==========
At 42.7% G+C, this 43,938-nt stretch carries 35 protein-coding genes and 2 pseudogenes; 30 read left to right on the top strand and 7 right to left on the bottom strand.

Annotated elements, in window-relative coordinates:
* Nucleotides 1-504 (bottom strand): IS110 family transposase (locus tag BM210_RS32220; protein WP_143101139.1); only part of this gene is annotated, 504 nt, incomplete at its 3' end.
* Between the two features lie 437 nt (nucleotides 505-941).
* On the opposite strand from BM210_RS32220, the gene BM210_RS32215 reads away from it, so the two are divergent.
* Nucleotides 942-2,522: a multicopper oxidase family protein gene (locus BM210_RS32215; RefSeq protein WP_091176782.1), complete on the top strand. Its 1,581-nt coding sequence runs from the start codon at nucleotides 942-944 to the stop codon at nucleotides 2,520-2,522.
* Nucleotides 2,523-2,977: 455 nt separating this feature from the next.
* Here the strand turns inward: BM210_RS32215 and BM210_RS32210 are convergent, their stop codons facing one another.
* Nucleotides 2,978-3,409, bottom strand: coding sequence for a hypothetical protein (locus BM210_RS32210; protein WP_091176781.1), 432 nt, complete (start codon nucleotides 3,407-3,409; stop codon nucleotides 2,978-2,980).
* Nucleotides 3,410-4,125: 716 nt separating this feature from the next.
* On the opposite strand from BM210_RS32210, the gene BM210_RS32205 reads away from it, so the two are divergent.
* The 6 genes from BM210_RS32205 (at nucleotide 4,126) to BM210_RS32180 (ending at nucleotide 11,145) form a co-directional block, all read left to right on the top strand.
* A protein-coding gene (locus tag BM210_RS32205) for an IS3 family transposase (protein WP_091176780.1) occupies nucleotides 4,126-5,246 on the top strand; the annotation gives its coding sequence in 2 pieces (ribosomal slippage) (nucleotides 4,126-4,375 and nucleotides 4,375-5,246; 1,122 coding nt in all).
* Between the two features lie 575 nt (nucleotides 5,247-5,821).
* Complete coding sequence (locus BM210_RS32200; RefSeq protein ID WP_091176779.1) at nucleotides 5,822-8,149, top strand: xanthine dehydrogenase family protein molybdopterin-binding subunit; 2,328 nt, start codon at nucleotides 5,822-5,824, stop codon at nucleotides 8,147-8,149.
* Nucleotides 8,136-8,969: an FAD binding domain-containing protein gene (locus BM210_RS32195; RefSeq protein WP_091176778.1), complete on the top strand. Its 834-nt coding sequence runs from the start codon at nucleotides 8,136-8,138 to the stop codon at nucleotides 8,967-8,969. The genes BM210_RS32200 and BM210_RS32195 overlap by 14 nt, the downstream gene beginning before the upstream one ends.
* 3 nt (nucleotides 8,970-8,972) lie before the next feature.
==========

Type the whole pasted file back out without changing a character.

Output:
At 42.7% G+C, this 43,938-nt stretch carries 35 protein-coding genes and 2 pseudogenes; 30 read left to right on the top strand and 7 right to left on the bottom strand.

Annotated elements, in window-relative coordinates:
* Nucleotides 1-504 (bottom strand): IS110 family transposase (locus tag BM210_RS32220; protein WP_143101139.1); only part of this gene is annotated, 504 nt, incomplete at its 3' end.
* Between the two features lie 437 nt (nucleotides 505-941).
* On the opposite strand from BM210_RS32220, the gene BM210_RS32215 reads away from it, so the two are divergent.
* Nucleotides 942-2,522: a multicopper oxidase family protein gene (locus BM210_RS32215; RefSeq protein WP_091176782.1), complete on the top strand. Its 1,581-nt coding sequence runs from the start codon at nucleotides 942-944 to the stop codon at nucleotides 2,520-2,522.
* Nucleotides 2,523-2,977: 455 nt separating this feature from the next.
* Here the strand turns inward: BM210_RS32215 and BM210_RS32210 are convergent, their stop codons facing one another.
* Nucleotides 2,978-3,409, bottom strand: coding sequence for a hypothetical protein (locus BM210_RS32210; protein WP_091176781.1), 432 nt, complete (start codon nucleotides 3,407-3,409; stop codon nucleotides 2,978-2,980).
* Nucleotides 3,410-4,125: 716 nt separating this feature from the next.
* On the opposite strand from BM210_RS32210, the gene BM210_RS32205 reads away from it, so the two are divergent.
* The 6 genes from BM210_RS32205 (at nucleotide 4,126) to BM210_RS32180 (ending at nucleotide 11,145) form a co-directional block, all read left to right on the top strand.
* A protein-coding gene (locus tag BM210_RS32205) for an IS3 family transposase (protein WP_091176780.1) occupies nucleotides 4,126-5,246 on the top strand; the annotation gives its coding sequence in 2 pieces (ribosomal slippage) (nucleotides 4,126-4,375 and nucleotides 4,375-5,246; 1,122 coding nt in all).
* Between the two features lie 575 nt (nucleotides 5,247-5,821).
* Complete coding sequence (locus BM210_RS32200; RefSeq protein ID WP_091176779.1) at nucleotides 5,822-8,149, top strand: xanthine dehydrogenase family protein molybdopterin-binding subunit; 2,328 nt, start codon at nucleotides 5,822-5,824, stop codon at nucleotides 8,147-8,149.
* Nucleotides 8,136-8,969: an FAD binding domain-containing protein gene (locus BM210_RS32195; RefSeq protein WP_091176778.1), complete on the top strand. Its 834-nt coding sequence runs from the start codon at nucleotides 8,136-8,138 to the stop codon at nucleotides 8,967-8,969. The genes BM210_RS32200 and BM210_RS32195 overlap by 14 nt, the downstream gene beginning before the upstream one ends.
* 3 nt (nucleotides 8,970-8,972) lie before the next feature.